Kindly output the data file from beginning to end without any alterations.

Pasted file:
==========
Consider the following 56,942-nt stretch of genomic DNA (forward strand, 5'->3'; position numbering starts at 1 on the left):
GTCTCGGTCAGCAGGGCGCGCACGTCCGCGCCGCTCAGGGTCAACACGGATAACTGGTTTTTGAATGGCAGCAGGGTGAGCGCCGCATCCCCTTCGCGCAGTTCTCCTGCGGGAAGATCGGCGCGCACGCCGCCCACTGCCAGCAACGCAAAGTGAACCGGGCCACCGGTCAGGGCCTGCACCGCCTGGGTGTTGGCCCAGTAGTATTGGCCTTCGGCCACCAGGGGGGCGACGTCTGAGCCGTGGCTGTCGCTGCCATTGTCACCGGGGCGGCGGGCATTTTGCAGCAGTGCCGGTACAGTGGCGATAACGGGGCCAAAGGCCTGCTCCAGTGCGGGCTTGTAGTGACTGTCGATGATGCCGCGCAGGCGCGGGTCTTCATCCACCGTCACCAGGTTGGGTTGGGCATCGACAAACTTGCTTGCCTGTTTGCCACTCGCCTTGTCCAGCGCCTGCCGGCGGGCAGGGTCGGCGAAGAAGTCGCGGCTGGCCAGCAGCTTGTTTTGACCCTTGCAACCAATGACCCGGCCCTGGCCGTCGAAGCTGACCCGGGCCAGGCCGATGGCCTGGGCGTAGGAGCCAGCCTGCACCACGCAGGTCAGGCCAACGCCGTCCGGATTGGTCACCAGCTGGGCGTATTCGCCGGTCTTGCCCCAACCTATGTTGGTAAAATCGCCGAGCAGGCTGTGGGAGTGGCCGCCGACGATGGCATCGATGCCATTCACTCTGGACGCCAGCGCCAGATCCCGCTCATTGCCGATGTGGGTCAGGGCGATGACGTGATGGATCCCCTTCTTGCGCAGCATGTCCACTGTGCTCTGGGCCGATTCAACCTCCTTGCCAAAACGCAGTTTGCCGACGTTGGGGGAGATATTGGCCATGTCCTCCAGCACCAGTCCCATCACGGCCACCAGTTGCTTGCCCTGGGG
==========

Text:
Consider the following 56,942-nt stretch of genomic DNA (forward strand, 5'->3'; position numbering starts at 1 on the left):
GTCTCGGTCAGCAGGGCGCGCACGTCCGCGCCGCTCAGGGTCAACACGGATAACTGGTTTTTGAATGGCAGCAGGGTGAGCGCCGCATCCCCTTCGCGCAGTTCTCCTGCGGGAAGATCGGCGCGCACGCCGCCCACTGCCAGCAACGCAAAGTGAACCGGGCCACCGGTCAGGGCCTGCACCGCCTGGGTGTTGGCCCAGTAGTATTGGCCTTCGGCCACCAGGGGGGCGACGTCTGAGCCGTGGCTGTCGCTGCCATTGTCACCGGGGCGGCGGGCATTTTGCAGCAGTGCCGGTACAGTGGCGATAACGGGGCCAAAGGCCTGCTCCAGTGCGGGCTTGTAGTGACTGTCGATGATGCCGCGCAGGCGCGGGTCTTCATCCACCGTCACCAGGTTGGGTTGGGCATCGACAAACTTGCTTGCCTGTTTGCCACTCGCCTTGTCCAGCGCCTGCCGGCGGGCAGGGTCGGCGAAGAAGTCGCGGCTGGCCAGCAGCTTGTTTTGACCCTTGCAACCAATGACCCGGCCCTGGCCGTCGAAGCTGACCCGGGCCAGGCCGATGGCCTGGGCGTAGGAGCCAGCCTGCACCACGCAGGTCAGGCCAACGCCGTCCGGATTGGTCACCAGCTGGGCGTATTCGCCGGTCTTGCCCCAACCTATGTTGGTAAAATCGCCGAGCAGGCTGTGGGAGTGGCCGCCGACGATGGCATCGATGCCATTCACTCTGGACGCCAGCGCCAGATCCCGCTCATTGCCGATGTGGGTCAGGGCGATGACGTGATGGATCCCCTTCTTGCGCAGCATGTCCACTGTGCTCTGGGCCGATTCAACCTCCTTGCCAAAACGCAGTTTGCCGACGTTGGGGGAGATATTGGCCATGTCCTCCAGCACCAGTCCCATCACGGCCACCAGTTGCTTGCCCTGGGG